But this is not to say the Sweese cheese plant is particularly expensive, it’s still cheaper than Monstera varieties like the Monstera Adansonii.

12. Toxicity

Unfortunately, both plants have calcium oxalate crystals in their rhizomes which can be toxic if ingested. 

The calcium oxalate crystals can cause gastrointestinal issues in dogs and cats, as well as nausea and vomiting in humans. Some people may experience skin irritation from the plant’s leaves, but this is not common.

The placement of these greens is important for the safety of your pets and children. Deliciosa grows upright and does not attach itself to other surfaces as mini Monstera does. This means that it isn’t as likely to get hung up on something and cause an issue for animals who are curious about it.

Mini Monstera vs. Monstera deliciosa: What Do They Have in Common?

Well, you may wonder; if the mini Monstera and the Swiss Cheese plant are so different, what do they have in common? For starters— both plants come from tropical climates and can make for excellent indoor plants. With the right amount of light, water, and care, you’ll find that both of these beauties will thrive in your home. 

Both Rhaphidophora tetrasperma and Monstera deliciosa be trained to climb as they grow, making them ideal choices for interior design. 

Plus, they’re low-maintenance plants that don’t require too much fussing over. Monstera deliciosa is known to tolerate a bit of drought and usually responds positively to some pruning here and there. Meanwhile, Rhaphidophora tetrasperma requires bright, indirect sunlight and weekly watering sessions but is fairly resilient all the same.

Both of these plants also have incredible air-purifying capabilities, which means you can help preserve air quality in your home.

They act as natural filters by taking in toxins from the air and converting them into harmless elements—all while providing a bit of extra oxygen to boot.

Rhaphidophora Tetrasperma vs Monstera Deliciosa: Which Indoor Plant Should You Go For?

If you’re looking to spruce up your home with a houseplant, deciding between Rhaphidophora and Monstera can be challenging.

Here are some questions to guide you when choosing between the two.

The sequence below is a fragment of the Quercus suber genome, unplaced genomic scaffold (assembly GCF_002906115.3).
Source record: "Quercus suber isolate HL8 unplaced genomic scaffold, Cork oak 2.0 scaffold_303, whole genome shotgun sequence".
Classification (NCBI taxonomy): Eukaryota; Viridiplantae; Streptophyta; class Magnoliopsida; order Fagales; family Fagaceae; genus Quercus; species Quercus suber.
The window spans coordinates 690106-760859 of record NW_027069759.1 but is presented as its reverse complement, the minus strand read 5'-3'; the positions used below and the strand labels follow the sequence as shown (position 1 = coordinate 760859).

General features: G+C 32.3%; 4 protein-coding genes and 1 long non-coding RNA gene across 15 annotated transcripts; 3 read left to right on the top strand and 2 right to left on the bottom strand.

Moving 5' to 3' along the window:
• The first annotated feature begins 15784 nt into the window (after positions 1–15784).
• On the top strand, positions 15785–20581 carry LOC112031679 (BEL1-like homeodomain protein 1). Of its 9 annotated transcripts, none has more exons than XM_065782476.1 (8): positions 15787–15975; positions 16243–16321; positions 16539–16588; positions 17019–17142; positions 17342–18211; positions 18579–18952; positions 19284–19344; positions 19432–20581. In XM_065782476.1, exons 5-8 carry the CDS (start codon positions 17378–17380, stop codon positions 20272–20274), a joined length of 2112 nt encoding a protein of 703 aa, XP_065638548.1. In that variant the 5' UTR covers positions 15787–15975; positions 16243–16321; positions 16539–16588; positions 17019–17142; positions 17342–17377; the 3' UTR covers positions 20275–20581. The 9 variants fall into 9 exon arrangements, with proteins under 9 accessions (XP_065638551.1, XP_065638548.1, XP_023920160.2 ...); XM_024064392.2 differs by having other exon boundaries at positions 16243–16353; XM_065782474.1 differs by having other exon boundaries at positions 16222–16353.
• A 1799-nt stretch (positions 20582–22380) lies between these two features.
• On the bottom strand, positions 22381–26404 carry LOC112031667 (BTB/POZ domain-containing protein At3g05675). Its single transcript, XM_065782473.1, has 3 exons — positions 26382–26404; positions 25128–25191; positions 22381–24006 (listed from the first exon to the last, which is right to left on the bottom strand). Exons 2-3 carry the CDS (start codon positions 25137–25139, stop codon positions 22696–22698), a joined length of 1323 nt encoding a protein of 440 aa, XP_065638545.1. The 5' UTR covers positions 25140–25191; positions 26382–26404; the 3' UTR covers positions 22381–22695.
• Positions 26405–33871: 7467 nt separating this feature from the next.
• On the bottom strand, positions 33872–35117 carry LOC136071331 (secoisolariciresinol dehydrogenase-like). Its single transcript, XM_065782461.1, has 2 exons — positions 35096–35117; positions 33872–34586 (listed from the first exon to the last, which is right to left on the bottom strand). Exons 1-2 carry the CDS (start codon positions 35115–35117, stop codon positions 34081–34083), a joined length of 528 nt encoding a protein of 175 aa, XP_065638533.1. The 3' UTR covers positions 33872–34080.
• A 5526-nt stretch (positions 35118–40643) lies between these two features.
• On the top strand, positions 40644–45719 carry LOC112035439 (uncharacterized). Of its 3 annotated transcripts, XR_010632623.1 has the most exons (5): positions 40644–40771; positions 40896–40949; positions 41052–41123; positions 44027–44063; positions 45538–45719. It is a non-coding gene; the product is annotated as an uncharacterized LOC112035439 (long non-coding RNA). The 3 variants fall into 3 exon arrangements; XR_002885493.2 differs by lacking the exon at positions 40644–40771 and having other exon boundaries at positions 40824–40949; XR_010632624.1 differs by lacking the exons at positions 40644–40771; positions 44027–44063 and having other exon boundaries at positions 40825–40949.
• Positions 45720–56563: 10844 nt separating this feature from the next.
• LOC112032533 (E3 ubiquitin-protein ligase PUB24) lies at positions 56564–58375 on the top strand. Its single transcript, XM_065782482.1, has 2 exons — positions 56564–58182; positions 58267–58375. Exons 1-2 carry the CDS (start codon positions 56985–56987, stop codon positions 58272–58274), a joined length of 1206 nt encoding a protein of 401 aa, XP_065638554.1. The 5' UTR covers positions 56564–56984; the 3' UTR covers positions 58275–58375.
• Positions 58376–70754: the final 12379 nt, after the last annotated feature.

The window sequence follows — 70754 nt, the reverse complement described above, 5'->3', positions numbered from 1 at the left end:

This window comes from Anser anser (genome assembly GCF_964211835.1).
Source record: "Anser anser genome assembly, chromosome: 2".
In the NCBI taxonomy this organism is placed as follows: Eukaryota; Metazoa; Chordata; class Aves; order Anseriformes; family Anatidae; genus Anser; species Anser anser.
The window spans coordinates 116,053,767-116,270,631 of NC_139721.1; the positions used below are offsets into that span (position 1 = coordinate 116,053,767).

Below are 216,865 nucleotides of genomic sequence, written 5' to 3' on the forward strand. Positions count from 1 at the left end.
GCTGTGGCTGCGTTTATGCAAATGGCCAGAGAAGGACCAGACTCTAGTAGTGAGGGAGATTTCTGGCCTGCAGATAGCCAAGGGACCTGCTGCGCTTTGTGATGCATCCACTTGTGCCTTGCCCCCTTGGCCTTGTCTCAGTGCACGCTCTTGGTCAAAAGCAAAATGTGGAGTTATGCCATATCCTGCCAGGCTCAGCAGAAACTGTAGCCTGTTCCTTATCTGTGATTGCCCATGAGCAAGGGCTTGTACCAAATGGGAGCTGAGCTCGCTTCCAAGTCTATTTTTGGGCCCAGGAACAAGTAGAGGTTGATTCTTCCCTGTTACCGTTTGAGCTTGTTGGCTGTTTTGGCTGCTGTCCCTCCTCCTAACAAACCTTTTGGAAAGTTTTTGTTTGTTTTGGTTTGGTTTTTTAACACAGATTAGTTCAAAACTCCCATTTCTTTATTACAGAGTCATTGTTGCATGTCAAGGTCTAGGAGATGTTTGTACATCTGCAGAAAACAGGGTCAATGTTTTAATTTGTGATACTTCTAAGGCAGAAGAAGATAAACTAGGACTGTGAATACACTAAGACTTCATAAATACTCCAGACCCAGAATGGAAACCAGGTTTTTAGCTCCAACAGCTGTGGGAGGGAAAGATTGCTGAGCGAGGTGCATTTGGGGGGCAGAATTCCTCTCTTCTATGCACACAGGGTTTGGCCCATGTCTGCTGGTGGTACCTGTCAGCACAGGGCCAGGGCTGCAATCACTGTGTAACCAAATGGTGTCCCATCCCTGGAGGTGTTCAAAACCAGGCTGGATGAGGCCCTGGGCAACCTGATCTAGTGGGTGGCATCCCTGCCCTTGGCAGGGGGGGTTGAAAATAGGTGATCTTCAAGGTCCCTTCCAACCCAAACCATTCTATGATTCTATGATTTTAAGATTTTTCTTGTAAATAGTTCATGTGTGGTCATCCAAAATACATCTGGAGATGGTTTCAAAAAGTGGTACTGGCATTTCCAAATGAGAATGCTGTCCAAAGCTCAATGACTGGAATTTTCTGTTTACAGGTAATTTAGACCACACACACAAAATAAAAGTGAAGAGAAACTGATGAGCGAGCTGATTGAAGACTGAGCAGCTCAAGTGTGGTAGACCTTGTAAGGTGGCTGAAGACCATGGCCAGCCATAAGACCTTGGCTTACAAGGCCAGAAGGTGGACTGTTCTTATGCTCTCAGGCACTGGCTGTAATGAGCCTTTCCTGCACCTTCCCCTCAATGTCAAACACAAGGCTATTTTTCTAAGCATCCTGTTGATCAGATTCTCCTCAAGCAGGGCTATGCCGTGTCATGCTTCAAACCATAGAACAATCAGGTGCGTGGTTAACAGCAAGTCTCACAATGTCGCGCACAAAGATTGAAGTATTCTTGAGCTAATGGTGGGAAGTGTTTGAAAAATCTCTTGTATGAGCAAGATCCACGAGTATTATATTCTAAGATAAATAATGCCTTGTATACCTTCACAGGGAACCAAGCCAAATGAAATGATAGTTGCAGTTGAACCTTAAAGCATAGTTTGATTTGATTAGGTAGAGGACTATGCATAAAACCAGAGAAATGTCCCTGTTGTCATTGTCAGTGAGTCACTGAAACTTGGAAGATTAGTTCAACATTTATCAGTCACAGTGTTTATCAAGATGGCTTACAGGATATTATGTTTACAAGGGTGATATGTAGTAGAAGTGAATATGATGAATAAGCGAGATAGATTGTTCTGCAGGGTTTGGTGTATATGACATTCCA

How much space do you have?

The first major difference is the amount of space they require. Rhaphidophora tetrasperma requires less space—it leans towards being a smaller specimen that is perfect for tight corners or shelves. Monstera deliciosa is larger and looks elegant in bigger planters or hanging pots.

How long are you willing to wait?

Another factor to consider is how soon you want a grown mature plant. Rhaphidophora tetrasperma grows much faster and is best for homeowners who want quick results.

Meanwhile, Monstera plants are slow growers and will take 2-3 years to grow into a mature plant.

Do you care about flowers and fruits?

The Monstera deliciosa plant bears flowers and edible fruits. It’s a perfect option for homeowners looking for something different than the non-fruiting plants they have in their interior. 

Since mini Monstera doesn’t produce fruit, Deliciosa is your next choice if you want a flowering vining plant with edible fruit.

How much time do you have?

In terms of care, both plants need bright indirect natural light and good air circulation and should remain moist at all times.

However, Rhaphidophora tetrasperma needs more frequent watering compared to Monstera deliciosa. So it’s important to take note of this if you don’t have a lot of time on your hands.

At any rate, you would be making a good choice with either plant—both are low-maintenance and can offer beauty wherever you choose to keep them!

Why Do Homeowners Get Confused When Comparing Rhaphidophora tetrasperma vs Monstera deliciosa?

Appearance is the primary cause of confusion when comparing Rhaphidophora tetrasperma vs. Monstera deliciosa. At first glance, these two plants may look similar, but a closer examination will reveal that they are quite different.

Rhaphidophora tetrasperma leaves are arrowhead-shaped, and its vines resemble an umbrella-like structure, while the Monstera deliciosa has heart-shaped leaves with a perforated pattern.

Split leaves are another shared characteristic, as they both tend to split on their edges. Still, you can easily separate the two because Monstera’s leaf surfaces also have conspicuous holes.

Read Also: Monstera Deliciosa vs Borsigiana

Wrapping Up

When shopping for indoor plants, choosing between Rhaphidophora tetrasperma and Monstera deliciosa can be a difficult one. 

Whether you choose the ever-popular Monstera deliciosa or the less common Rhaphidophora tetrasperma, both plants can be great additions to your home.

Remember, each plant has it’s unique charm and beauty, and it all comes down to personal preferences. 

We hope this write-up shared all the details you needed to make an informed choice. Happy planting.

Also, read this care guide for Monstera and Split Leaf Philodendron to ensure your plants stay healthy and look beautiful for many years.